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McKinley County supports lessening uranium mining

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Blue Ribbon Task Force to be formed

The McKinley County Board of Commissioners voted 2-1 March 14 to support a resolution related to the gathering of more information about the environmental impact of uranium mining.

That was the outcome of a regular county commission meeting whereby area community members asked the county to not entertain notions about uranium mining.

Commissioners Carol Bowman-Muskett and Bill Lee voted in favor of the resolution. Commissioner Genevieve Jackson opposed it on the grounds that some new detail should be included in a new resolution. Bowman-Musket and Lee suggested that passing a moratorium could land McKinley County in legal and financial hot water.

“If we pass a moratorium, do we know what the legal ramifications are,” Lee asked. “I’m suggesting we hold off on that and at least hold more public meetings.”

A similar input meeting was held in January and members of the community again asked the county to not move ahead with any ideas pertaining to uranium development. Leading up to the January meeting, various groups asked the county to come up with a policy that would pause potential uranium mining and evaluate community risks and safety measures.

At this week’s meeting, which lasted about two hours, public comment favored the adopting of a moratorium as opposed to furthering another resolution. At the end, though, those who spoke and the Board of Commissioners agreed on the formation of the Blue Ribbon Task Force – the hopes of which the two sides believe might yield some consensus.

McKinley County Attorney Doug Decker said several of those present from the public would be part of the committee along with McKinley County Manager Anthony Dimas. “It’s very preliminary right now,” Decker said of the committee formation. “But the task force itself will be formed and will begin holding meetings very soon.”

The meeting was, in essence, a special meeting called to follow up on a previous and similar resolution from Jan. 3. The meeting was called after an apparent state Open Meetings Act violation relevant to the January meeting.

“It’s good that the commissioners listened to us today,” Mitchell Capitan of Eastern Navajo Diné Against Uranium Mining, said. “The problems that were brought forward at the meeting are ones that we have been working on for a long time. We are also worried about water contamination, especially in the Crownpoint community. I hope that moving forward they (county commissioners) reconsider the moratorium and make the resolution stronger.”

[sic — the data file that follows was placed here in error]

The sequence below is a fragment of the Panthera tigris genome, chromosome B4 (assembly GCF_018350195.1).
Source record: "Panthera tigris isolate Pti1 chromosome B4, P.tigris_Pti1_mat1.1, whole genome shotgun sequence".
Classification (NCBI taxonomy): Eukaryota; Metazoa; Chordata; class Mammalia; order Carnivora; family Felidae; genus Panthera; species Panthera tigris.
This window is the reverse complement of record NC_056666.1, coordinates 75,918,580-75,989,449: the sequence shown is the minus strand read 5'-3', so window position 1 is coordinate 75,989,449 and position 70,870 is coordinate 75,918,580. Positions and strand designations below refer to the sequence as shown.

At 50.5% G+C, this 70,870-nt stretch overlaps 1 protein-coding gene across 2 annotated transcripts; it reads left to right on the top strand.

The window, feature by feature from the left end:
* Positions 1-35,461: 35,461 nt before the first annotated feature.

A local resident who works with community groups on the issue weighed in.

“It’s not the victory that we wanted but it’s a small steep in the right direction,” Janene Yazzie said. “We need continued public support to hold our commissioners accountable, in writing, a formal agreement and another county resolution that establishes the task force.”

Teracity Keyanna of the Red Water Pond Road Association spoke out about the contamination dangers of uranium.

“We would like to see the county commissioners be champions for our children,” Keyanna said.  “In our community, we have 30 to 40 students who go to school in Gallup that are impacted by the uranium mines that weren’t cleaned up properly. We want the county to establish a dialogue between the communities most impacted and county government so that we can establish real solutions. Our children are our future. We need to do this for them.”

A local, outspoken activist thought the meeting was a starting point in the uranium discussion.

“I though the meeting was OK,” Mervyn Tilden, a self-identified activist from Church Rock, said. “We still did not have reps from the uranium companies here. Everybody should be brought to the table. The formation of the task force is a step in the right direction.”

Steve Verchinski, a former McKinley County employee said, “We want to see New Mexico be a peace state. We need to keep uranium in the ground.”

Decker said since this week’s meeting only pertained to supporting the various’ efforts, a new resolution or a moratorium ordinance would have to be done at a separate county meeting.

By Bernie Dotson
Sun Correspondent

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